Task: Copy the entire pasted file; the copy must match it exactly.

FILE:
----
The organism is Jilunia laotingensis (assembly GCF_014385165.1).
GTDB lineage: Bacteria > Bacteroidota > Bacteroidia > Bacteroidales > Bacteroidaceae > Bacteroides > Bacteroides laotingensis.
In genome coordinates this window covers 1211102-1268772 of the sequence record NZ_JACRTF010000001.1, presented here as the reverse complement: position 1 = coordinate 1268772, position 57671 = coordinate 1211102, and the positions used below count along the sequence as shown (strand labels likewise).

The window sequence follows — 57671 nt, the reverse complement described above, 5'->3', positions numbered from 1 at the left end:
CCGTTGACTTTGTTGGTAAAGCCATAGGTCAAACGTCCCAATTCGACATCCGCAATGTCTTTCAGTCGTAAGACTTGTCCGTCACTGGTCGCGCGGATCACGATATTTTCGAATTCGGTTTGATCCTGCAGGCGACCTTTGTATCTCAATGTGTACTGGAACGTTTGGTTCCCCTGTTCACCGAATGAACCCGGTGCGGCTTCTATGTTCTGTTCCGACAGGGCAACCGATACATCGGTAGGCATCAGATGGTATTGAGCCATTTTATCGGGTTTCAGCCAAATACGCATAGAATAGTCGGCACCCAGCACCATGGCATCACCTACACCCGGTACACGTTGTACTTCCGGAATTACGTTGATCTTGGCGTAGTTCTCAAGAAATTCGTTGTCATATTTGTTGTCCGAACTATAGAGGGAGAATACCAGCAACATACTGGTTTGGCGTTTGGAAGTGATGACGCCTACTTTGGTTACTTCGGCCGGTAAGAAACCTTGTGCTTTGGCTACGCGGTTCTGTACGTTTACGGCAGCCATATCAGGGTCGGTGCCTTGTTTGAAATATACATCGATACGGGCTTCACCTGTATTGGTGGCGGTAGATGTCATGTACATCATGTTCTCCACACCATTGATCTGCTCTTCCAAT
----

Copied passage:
The organism is Jilunia laotingensis (assembly GCF_014385165.1).
GTDB lineage: Bacteria > Bacteroidota > Bacteroidia > Bacteroidales > Bacteroidaceae > Bacteroides > Bacteroides laotingensis.
In genome coordinates this window covers 1211102-1268772 of the sequence record NZ_JACRTF010000001.1, presented here as the reverse complement: position 1 = coordinate 1268772, position 57671 = coordinate 1211102, and the positions used below count along the sequence as shown (strand labels likewise).

The window sequence follows — 57671 nt, the reverse complement described above, 5'->3', positions numbered from 1 at the left end:
CCGTTGACTTTGTTGGTAAAGCCATAGGTCAAACGTCCCAATTCGACATCCGCAATGTCTTTCAGTCGTAAGACTTGTCCGTCACTGGTCGCGCGGATCACGATATTTTCGAATTCGGTTTGATCCTGCAGGCGACCTTTGTATCTCAATGTGTACTGGAACGTTTGGTTCCCCTGTTCACCGAATGAACCCGGTGCGGCTTCTATGTTCTGTTCCGACAGGGCAACCGATACATCGGTAGGCATCAGATGGTATTGAGCCATTTTATCGGGTTTCAGCCAAATACGCATAGAATAGTCGGCACCCAGCACCATGGCATCACCTACACCCGGTACACGTTGTACTTCCGGAATTACGTTGATCTTGGCGTAGTTCTCAAGAAATTCGTTGTCATATTTGTTGTCCGAACTATAGAGGGAGAATACCAGCAACATACTGGTTTGGCGTTTGGAAGTGATGACGCCTACTTTGGTTACTTCGGCCGGTAAGAAACCTTGTGCTTTGGCTACGCGGTTCTGTACGTTTACGGCAGCCATATCAGGGTCGGTGCCTTGTTTGAAATATACATCGATACGGGCTTCACCTGTATTGGTGGCGGTAGATGTCATGTACATCATGTTCTCCACACCATTGATCTGCTCTTCCAAT